Girls playing in Callejón 10 of the neighborhood of La Ciénaga, one of the most disadvantaged and poor areas of Santo Domingo.Miguel Lizana (AECID)
The entry into force of the new text, mired in such a dispute, would mean two advances in the recognition and protection of survivors. "It eliminates the obligation for minors to have to demonstrate coercion to be recognized as victims of trafficking," says Alba Rodríguez, director of Save the Children in the country. The consent will not be "considered as valid, and will not constitute in any case grounds for exemption from criminal, civil or administrative responsibility of the authors or accomplices," says the paralyzed norm, which develops in more detail than the previous one the mechanisms of prevention and institutional support to survivors. Meanwhile, with a legal weapon from two decades ago, networks of recruitment and exploitation for sexual purposes evolve at the pace of new technologies to avoid detection, for example, using online vacation rental platforms to offer their menu of girls. They no longer even need a place that the police could monitor, just a mobile phone to connect with customers and take the girls home.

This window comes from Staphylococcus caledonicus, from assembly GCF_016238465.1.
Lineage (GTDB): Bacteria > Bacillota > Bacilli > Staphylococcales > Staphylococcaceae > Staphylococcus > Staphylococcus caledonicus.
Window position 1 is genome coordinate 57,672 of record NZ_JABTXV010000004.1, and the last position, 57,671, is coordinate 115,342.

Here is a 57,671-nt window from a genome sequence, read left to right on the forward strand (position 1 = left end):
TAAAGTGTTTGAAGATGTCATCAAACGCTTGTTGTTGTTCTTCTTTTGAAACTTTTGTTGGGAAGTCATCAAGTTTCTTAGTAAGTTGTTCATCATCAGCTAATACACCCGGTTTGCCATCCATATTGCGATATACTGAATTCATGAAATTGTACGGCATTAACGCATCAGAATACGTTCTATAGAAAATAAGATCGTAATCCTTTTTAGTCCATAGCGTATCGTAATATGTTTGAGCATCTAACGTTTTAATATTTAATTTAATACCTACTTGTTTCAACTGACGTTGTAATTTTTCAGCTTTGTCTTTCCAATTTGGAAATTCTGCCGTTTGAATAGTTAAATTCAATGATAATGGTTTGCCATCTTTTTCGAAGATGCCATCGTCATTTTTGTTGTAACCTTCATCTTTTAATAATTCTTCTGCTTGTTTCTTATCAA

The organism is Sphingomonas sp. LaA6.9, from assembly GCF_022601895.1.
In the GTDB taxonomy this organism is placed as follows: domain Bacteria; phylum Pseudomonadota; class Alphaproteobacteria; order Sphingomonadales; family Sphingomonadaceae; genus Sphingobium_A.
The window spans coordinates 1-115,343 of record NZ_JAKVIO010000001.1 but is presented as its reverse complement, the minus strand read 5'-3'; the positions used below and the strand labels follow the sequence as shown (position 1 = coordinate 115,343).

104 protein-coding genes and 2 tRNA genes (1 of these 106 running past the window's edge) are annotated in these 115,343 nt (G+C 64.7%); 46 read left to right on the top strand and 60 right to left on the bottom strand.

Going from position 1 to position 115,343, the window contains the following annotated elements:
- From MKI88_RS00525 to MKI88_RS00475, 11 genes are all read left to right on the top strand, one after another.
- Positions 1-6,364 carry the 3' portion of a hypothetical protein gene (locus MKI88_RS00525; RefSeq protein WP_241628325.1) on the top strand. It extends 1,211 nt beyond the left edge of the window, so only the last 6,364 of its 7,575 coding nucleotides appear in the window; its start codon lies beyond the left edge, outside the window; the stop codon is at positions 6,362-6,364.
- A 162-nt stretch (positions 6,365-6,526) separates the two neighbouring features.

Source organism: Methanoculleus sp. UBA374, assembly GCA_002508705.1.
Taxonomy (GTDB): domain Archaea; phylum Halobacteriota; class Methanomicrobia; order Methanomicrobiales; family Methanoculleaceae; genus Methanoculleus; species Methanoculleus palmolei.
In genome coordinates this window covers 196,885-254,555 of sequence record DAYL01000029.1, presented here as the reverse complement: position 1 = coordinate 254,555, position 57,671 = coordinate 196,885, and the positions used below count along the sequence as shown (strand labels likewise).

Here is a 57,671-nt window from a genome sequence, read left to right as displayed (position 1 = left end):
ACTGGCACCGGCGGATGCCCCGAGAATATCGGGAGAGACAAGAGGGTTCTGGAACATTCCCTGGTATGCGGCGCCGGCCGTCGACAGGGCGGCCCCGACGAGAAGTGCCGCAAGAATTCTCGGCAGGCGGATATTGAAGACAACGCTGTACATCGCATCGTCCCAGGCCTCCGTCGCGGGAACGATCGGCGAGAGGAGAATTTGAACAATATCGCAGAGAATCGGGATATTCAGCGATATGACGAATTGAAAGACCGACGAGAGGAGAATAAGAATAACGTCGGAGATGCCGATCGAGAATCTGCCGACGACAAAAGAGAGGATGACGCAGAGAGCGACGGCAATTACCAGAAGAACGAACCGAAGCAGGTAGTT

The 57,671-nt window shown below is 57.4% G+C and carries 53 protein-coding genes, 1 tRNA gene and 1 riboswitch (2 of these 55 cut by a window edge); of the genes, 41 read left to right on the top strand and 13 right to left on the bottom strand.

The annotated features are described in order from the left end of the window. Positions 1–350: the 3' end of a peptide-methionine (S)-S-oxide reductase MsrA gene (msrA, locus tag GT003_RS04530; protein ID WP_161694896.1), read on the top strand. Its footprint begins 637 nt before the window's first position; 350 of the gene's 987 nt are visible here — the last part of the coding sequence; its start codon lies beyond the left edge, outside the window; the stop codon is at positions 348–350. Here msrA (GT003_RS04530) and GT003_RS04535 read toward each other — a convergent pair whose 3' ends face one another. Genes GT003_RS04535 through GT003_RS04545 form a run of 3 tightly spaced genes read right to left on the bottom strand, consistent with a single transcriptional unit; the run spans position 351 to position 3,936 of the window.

Flor de Lis was a teenager, "very young", separated from her family and did not know where she was. "And I had to do it. I was far from home, I was mistreated a lot. I didn't want to be with customers and they beat me; And when I had relationships with a client, they took my money, they wouldn't let me make a call, they wouldn't let me leave. There are times when they wouldn't even feed me because I didn't want to sleep with men." In his narration, he cannot and does not want to hold back tears when remembering "that". And that is being forced to sleep with about eight men a day, beatings if she refused to perform fellatio, if she could not excite the man on duty, rapes with objects, beatings with tubes until almost killing her, forced to drink and use drugs to endure all that violence every day. "They destroyed your life because they just thought about taking their pleasure. They told you that if you didn't do something right to him, or didn't climb him up well, they were going to stick you, they were going to fuck you or they were going to do something worse to you. There are times when they took you to the mountains and threw you, and beat you and raped you there without saying anything to the man at the bar, because they just wanted it that way."